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A scholar's date with Delhi...


THE LIBRARY of Dara Shikoh in Kashmere Gate, which partly houses the Delhi Administration's Archaeology Department, has a history of over 350 years behind it. Dara was a man of letters who read a lot in an age when books were a rarity. The books were first housed at Agra where Dara had a place full of them. He would walk across from the fort nearby and sometimes spend the night there too. The palace, which later housed the offices of the Agra Municipal Committee, is a short walk from the Yamuna so when Dara woke up he would have an early morning view of the river, with the sun just about a spear's height in the distance. In Delhi, the place that formed his library was also near the Yamuna bank, for 350 years ago the river flowed quite close to Kashmiri Gate.

Why did Dara shift his library to Delhi? Quite a few carriages must have been pressed into service to bring the vast collection of books all the way from Agra. The reason was that after Shah Jehan decided to make Delhi his capital, Dara, the heir apparent, had to be near his father, who placed a lot of confidence in him, with his other brothers posted as governors at different places. Because of intrigues and counter-intrigues Dara also thought it better to stay as close to Shah Jehan as possible.

But at the same time Dara could not do without his books. Hence the need for a library at Delhi which contained invaluable tomes, both from India and abroad, specially Turkey, Greece, Egypt and Iran. Dara was a mystic, who besides daily discourses with the sufis, also mingled with the vedantists and Jesuits and tried to understand their point of view. Many Jain munis were among his acquaintances and he even had the Upanishads translated into Persian.

When the war of succession broke out and Dara was defeated by Aurangzeb, he fled to Sindh where he was betrayed by his host, Malik Jiwan, a Baluch chieftain, who had once been saved by the Moghul prince from the wrath of Shah Jehan. The betrayal and death of Dara meant the destruction of a large number of books in his libraries which were regarded as heretical by Aurangzeb. Some of them were definitely saved but where they are today is not known. Perhaps a few found their way to England after the library became the living quarters of the British Resident and of the troops in 1857. No wonder the erstwhile library looks like a colonial bungalow from outside with pillared verandahs. One hopes that it will be restored to some of its pristine glory.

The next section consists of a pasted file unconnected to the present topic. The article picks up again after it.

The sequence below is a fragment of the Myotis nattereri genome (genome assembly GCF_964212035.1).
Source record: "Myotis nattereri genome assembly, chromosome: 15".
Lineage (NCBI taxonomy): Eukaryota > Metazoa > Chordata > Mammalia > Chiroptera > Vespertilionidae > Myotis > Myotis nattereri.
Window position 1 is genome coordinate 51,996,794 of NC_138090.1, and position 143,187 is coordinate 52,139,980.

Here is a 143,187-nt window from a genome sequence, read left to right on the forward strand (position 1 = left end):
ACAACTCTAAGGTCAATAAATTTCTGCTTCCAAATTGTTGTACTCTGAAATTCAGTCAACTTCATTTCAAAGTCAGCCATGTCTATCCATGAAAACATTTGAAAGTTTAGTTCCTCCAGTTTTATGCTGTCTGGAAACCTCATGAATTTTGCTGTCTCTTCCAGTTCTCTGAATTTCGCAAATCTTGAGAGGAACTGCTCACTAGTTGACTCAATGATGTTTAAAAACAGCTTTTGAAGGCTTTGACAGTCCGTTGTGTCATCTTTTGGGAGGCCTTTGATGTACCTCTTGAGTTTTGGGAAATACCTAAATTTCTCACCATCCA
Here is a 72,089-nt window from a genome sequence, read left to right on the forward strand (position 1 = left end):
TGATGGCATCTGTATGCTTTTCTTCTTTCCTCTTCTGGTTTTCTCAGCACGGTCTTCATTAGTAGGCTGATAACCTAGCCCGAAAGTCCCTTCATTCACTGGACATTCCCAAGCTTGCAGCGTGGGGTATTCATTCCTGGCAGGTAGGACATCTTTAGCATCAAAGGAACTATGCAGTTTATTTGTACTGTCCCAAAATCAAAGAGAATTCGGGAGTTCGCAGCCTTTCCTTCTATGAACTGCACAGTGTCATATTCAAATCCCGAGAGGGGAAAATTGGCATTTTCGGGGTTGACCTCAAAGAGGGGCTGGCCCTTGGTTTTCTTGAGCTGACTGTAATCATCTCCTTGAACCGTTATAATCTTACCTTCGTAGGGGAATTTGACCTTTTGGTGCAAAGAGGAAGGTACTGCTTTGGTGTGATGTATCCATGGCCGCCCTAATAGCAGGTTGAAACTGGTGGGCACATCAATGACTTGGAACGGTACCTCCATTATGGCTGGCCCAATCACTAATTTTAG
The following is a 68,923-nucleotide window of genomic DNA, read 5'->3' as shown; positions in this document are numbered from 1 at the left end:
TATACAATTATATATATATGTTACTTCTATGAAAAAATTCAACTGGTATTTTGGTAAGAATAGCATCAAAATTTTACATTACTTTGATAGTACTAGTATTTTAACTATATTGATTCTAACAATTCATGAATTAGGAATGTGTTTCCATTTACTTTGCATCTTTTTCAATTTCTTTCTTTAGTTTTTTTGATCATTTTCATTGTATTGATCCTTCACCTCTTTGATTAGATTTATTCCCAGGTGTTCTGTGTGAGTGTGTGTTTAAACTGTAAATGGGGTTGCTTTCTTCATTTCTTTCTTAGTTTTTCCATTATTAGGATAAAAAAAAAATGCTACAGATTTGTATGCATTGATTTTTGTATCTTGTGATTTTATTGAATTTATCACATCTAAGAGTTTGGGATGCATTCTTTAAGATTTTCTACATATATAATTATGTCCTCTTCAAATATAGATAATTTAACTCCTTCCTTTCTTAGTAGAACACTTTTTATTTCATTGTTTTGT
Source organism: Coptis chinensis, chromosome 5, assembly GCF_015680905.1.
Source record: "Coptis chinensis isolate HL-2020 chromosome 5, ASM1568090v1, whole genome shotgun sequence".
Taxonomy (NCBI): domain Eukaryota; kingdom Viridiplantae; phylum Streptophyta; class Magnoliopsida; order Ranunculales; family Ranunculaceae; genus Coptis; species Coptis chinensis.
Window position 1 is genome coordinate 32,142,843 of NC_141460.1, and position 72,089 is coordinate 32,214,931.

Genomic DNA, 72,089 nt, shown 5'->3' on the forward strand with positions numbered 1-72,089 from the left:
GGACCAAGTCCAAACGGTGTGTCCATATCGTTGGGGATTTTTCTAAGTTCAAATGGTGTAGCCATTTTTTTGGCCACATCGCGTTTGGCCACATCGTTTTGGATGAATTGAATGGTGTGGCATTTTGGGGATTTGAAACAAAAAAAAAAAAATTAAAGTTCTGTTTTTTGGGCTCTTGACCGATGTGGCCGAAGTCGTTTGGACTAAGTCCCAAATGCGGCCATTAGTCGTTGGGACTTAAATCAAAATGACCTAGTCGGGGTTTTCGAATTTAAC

Dara's love of learning probably stemmed from Babar's love for writing, which got rubbed on to the latter's daughter, Gulbadan and to his grandson, Akbar who, though illiterate, had the best collection of books in his time. Like Jahangir, Aurangzeb could write well too and it was one of his generals who lent his named to the Ghaziuddin Madarsa near Ajmere Gate, founded in the early 18th Century. Its poor cousin is the Fatehpuri Masjid Madarsa. The Delhi College of the 19th Century, now named after Dr. Zakir Husain, is also an offshoot of the Ghaziuddin Madarsa. The oldest Madarsa in Delhi was probably the one set up by Firoz Tughlak near Hauz Khas. But here the spotlight is on the madarsa in Fatehpuri Masjid.

Fatehpuri Masjid is different from Jama Masjid. Though lacking in finesse, the building has a charm, which has to be discovered by wandering up and down in it. Perhaps the reason is that it was built by a woman, Fatehpuri Begum, a wife of Shah Jahan, and feminine intuition has naturally lent to it a cloistered look. After the Mutiny, the Masjid was mortgaged to Lala Chunna Mal for some time.

Among the rooms in the mosque is the madarsa where Urdu, Arabic and Persian too are taught like Latin was in the medieval monasteries. The madarsa was founded in 1875 when Lord Northbrook was the Viceroy and after whom the fountain in Chandni Chowk was named. Lord Northbrook was a man with a neutral stance. There was trouble brewing in Afghanistan but he tried to keep himself aloof though it led to the Second Afghan War during the time of his successor, Lord Lytton.

In 1878 was passed the Vernacular Press Act, which was anti- Indian to the core, and the same year was formed Mohammedan Anglo Oriental College in Aligarh. Then came the Delhi Durbar to proclaim the assumption of Queen Victoria as Empress of India. It was at such a time that the madarsa started imparting religious teaching to boys not only of Delhi but also from other places. We do not know whether the students of the madarsa protested against the retrograde Press Act, which was withdrawn by the liberal Lord Ripon.

The institution even today continues in much the same way as it began. You see boys in skullcaps and kurta-pyjama sitting on the ground and reciting the Urdu alphabet or the advance one known as the "amokhta'' with the names of the Muwakkils -- Alif se Israfeel, Be se Jibraeel, Te se Israeel, Se se Makail --all angels -- who preside over each letter. Madarsa Ali Arabia Fatehpuri is quite unlike other institutions but very much in keeping with the atmosphere of its surroundings, which have changed little from Moghul days. The students sway as they recite under the stern eye of the bearded teachers whose ear is so fine that they can catch the slightest deviation in intonation and make the boys repeat until they get it right.

This teaching by rote has its advantage too, for a student never forgets what he has learnt at the madarsa. The teacher used to be stricter but more leniency is shown now in keeping with the changed times. Dedication is another thing that a visitor gets to admire in this bastion of orthodoxy at Fatehpuri where they know the names of all the angels by heart.

R.V. SMITH

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